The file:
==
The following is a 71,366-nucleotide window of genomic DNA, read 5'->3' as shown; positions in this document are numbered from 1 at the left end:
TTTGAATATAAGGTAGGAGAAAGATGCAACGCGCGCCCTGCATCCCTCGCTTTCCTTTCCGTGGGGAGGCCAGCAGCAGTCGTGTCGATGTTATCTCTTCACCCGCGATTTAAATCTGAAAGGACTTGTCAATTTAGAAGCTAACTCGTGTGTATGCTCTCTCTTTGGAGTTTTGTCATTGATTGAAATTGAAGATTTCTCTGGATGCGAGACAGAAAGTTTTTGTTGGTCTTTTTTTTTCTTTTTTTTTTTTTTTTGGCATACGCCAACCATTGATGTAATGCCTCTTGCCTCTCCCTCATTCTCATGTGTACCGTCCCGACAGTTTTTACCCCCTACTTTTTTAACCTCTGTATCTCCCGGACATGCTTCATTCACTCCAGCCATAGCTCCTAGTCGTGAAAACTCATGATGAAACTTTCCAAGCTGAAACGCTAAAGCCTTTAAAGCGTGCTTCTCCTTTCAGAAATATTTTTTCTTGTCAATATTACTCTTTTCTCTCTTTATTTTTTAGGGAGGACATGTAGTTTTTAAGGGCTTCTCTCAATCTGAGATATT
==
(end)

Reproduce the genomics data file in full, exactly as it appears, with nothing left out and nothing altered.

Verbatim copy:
The following is a 71,366-nucleotide window of genomic DNA, read 5'->3' as shown; positions in this document are numbered from 1 at the left end:
TTTGAATATAAGGTAGGAGAAAGATGCAACGCGCGCCCTGCATCCCTCGCTTTCCTTTCCGTGGGGAGGCCAGCAGCAGTCGTGTCGATGTTATCTCTTCACCCGCGATTTAAATCTGAAAGGACTTGTCAATTTAGAAGCTAACTCGTGTGTATGCTCTCTCTTTGGAGTTTTGTCATTGATTGAAATTGAAGATTTCTCTGGATGCGAGACAGAAAGTTTTTGTTGGTCTTTTTTTTTCTTTTTTTTTTTTTTTTGGCATACGCCAACCATTGATGTAATGCCTCTTGCCTCTCCCTCATTCTCATGTGTACCGTCCCGACAGTTTTTACCCCCTACTTTTTTAACCTCTGTATCTCCCGGACATGCTTCATTCACTCCAGCCATAGCTCCTAGTCGTGAAAACTCATGATGAAACTTTCCAAGCTGAAACGCTAAAGCCTTTAAAGCGTGCTTCTCCTTTCAGAAATATTTTTTCTTGTCAATATTACTCTTTTCTCTCTTTATTTTTTAGGGAGGACATGTAGTTTTTAAGGGCTTCTCTCAATCTGAGATATT